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Johns Hopkins Bloomberg School of Public HealthCAAT

CAATALYST: A Student Newsletter

Volume 1, Number 2


CAATALYST \kat-l-est\ n. (1981): 1) An individual or organization working to reduce, refine and replace animal use in the life sciences; 2) an agent that provokes significant change.


Letters to CAAT

  • I strongly oppose the use of animals for the testing of cosmetics and household chemicals. I was informed that tests such as the Draize and LD50 tests are not required by law. Meanwhile, I spoke to companies that told me it is a law and it is absolutely necessary. I am hoping that you can help me clear up some discrepancies... Jennifer Zalinski, Kingston, RI
  • I am very much against animal testing and I try not to buy products from companies that do tests on animals. What I don't understand is why smaller companies can produce high quality products without animal testing, but the larger companies seem to feel animal testing is necessary...Lori Hallwirth, Apollo, PA
  • I would like to know how your organization promotes the rights of animals and what alternatives are available to animal testing. I would also like to know if you have any recent lists available which name the companies still testing on animals...Nicki Atkinson, West Chester, PA

"Not Tested on Animals?"

Today, many companies advertise their products as "Cruelty-free" or "Not Tested on Animals." But what do these and similar phrases really mean? Letters sent to CAAT and to individual companies reveal that buyers do not really understand the meaning of these terms. Some possible meanings of "Not Tested on Animals" (NTA) claims include:

  • the company has not personally tested the product on animals but has purchased ingredients from a supplier who has animal-tested those ingredients.
  • the product and/or its ingredients have not been animal tested within the past five years. This is called the rolling five year rule because the deadline "rolls" from year to year.
  • the company does not manufacture or buy products or ingredients which have been tested on animals beyond a fixed cut-off date.
  • the company attempts to determine the safety of its finished products (made from ingredients known to be safe) using in vitro and other alternatives, including the use of human volunteers.
  • any combination of the above

The bottom line is that ALL cosmetic ingredients have been tested on animals at some point in time, or are known to be safe based upon decades of use. The Food, Drug and Cosmetic Act, passed by the United States Congress in 1938, said that manufacturers are obliged to prove that their products are safe. For many years, the only method government and manufacturers used to establish safety was animal testing.

The Food, Drug and Cosmetic Act was passed after a number of American women were injured by an eyelash dye called Lash-Lure over fifty years ago. Some of the women were blinded by the product; one died. These tragedies occured around the same time that a medicine called sulfanilimide killed over 100 American men, women and children. At that time, it was not necessary for manufacturers to test their products. After the Lash-Lure and Sulfanilimide tragedies, the public demanded reform and the U.S. government took steps to insure that these disasters would not be repeated, including developing tests for possible problems like eye irritation. By law, manufacturers must generate data which proves that their products are safe.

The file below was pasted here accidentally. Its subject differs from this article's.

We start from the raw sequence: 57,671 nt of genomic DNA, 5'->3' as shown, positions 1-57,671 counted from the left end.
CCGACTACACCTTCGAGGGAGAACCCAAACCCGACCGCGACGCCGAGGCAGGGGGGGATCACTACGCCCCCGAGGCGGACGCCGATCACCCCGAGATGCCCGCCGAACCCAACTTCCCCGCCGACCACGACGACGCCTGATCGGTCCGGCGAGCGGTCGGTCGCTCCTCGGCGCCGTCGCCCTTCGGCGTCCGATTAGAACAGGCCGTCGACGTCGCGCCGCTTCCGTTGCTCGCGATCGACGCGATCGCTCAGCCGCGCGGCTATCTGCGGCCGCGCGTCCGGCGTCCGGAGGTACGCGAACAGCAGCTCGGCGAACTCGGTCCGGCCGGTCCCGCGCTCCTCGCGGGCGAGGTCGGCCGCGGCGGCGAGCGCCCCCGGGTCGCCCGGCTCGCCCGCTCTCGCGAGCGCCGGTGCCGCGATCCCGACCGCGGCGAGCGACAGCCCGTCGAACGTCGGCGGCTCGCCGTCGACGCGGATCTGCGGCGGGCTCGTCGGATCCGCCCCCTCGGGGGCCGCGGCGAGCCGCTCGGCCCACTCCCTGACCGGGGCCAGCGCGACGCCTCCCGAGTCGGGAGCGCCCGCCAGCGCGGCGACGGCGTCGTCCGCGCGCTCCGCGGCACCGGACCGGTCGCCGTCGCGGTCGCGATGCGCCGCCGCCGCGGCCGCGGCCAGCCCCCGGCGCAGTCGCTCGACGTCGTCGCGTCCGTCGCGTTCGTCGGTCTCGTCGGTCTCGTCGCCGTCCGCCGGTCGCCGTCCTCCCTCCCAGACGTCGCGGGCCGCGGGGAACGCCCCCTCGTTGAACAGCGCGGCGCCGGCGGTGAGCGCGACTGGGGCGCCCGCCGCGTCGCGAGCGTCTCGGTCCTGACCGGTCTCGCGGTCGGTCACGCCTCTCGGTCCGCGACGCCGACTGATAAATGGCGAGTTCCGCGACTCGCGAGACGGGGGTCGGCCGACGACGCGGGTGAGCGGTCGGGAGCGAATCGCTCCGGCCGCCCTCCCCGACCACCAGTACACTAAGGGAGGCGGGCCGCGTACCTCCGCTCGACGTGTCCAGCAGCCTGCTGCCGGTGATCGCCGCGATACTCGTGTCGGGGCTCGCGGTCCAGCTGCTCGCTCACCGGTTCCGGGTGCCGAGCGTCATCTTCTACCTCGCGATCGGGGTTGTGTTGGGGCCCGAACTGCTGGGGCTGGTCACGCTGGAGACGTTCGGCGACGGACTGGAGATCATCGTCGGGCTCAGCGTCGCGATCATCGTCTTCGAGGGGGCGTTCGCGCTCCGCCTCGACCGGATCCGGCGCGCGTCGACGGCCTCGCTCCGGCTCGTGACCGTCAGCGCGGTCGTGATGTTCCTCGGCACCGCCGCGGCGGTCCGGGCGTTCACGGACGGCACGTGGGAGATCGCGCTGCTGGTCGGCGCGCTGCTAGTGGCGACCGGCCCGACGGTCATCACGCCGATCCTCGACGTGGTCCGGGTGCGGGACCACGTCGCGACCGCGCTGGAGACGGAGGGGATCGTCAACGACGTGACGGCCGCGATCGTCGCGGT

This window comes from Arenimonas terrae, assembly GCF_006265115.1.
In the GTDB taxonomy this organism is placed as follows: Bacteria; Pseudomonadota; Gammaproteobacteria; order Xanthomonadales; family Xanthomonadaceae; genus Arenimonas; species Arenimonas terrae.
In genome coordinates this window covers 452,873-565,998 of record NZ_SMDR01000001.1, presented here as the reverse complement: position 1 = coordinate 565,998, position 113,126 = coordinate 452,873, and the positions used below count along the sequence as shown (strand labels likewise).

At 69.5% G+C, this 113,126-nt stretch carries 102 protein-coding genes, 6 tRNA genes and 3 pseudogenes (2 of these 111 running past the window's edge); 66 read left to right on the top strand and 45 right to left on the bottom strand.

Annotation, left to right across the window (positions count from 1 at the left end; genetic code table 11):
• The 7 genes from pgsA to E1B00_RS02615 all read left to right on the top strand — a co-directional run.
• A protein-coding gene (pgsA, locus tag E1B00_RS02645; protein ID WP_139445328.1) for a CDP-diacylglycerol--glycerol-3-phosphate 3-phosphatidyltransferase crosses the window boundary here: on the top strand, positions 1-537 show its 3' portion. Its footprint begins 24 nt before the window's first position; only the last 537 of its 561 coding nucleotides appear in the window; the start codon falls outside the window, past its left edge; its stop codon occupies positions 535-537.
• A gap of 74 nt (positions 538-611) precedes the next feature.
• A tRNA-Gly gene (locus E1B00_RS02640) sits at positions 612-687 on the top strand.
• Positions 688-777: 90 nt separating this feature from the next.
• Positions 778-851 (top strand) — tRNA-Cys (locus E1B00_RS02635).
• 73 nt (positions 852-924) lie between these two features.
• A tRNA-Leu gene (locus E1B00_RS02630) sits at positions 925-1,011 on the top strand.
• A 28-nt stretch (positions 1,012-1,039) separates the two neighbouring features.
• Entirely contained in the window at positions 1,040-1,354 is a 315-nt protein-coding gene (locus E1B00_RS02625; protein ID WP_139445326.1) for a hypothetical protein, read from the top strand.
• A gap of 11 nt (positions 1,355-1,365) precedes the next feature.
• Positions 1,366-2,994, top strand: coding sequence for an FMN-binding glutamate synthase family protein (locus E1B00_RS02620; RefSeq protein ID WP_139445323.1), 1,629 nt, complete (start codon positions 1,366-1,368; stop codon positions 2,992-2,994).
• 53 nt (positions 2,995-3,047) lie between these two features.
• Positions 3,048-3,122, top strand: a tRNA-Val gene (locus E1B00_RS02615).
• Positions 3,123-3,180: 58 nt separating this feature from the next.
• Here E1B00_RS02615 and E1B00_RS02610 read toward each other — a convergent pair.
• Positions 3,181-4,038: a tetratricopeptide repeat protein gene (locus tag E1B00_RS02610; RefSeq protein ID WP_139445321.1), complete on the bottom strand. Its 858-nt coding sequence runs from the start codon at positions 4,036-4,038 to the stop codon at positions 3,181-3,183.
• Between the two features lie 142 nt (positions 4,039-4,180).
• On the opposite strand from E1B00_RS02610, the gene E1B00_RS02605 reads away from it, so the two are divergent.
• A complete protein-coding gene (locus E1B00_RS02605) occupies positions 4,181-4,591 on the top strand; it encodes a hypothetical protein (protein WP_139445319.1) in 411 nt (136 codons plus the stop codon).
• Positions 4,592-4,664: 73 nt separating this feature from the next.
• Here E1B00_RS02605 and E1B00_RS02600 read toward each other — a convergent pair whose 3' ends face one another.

This is easier if a company is small and manufactures a limited range of products, which are composed of ingredients known to be safe. Larger companies, which create ingredients as well as products, are in a more difficult situation, because they have a responsibility by law to insure that newly developed ingredients for use in innovative new products, are safe.

The ingredients developed by these manufacturers and by chemical companies can then be sold to companies to make new products. In some cases, companies which advertise themselves as against animal testing have purchased new animal-tested ingredients from large companies to use in their own NTA products.

Most cosmetic and personal care companies today are using the latest in vitro and other alternatives to test their products and ingredients--even those who do NOT label their merchandise "Not Tested on Animals." As more in vitro methods are accepted, companies will be able to decrease further the need for animal testing.

Glossary

  • Alternatives- Methods that replace, reduce or refine the use of animals in resesarch, education and testing.
  • The Food, Drug, and Cosmetic Act- Legislation passed by the United States Congress in 1938 which stated that manufacturers were obligated to generate data which illustrated the safety of their products.
  • In Vitro- Latin for "in glass," a term used to describe studies done with cells or tissues cultured in petri dishes. In vivo or "in life" studies are done in the living animal.
  • Lash-Lure- An eyelash dye, applied by operators in beauty salons, which harmed American women in the 1930's and led to the passage of the Food, Drug and Cosmetic Act.
  • Rolling Five Year Rule- A policy followed by some cosmetic and personal care companies in which ingredients which have been animal tested may be purchased by "cruelty-free" companies after five years have elapsed. The deadline "rolls" from year to year.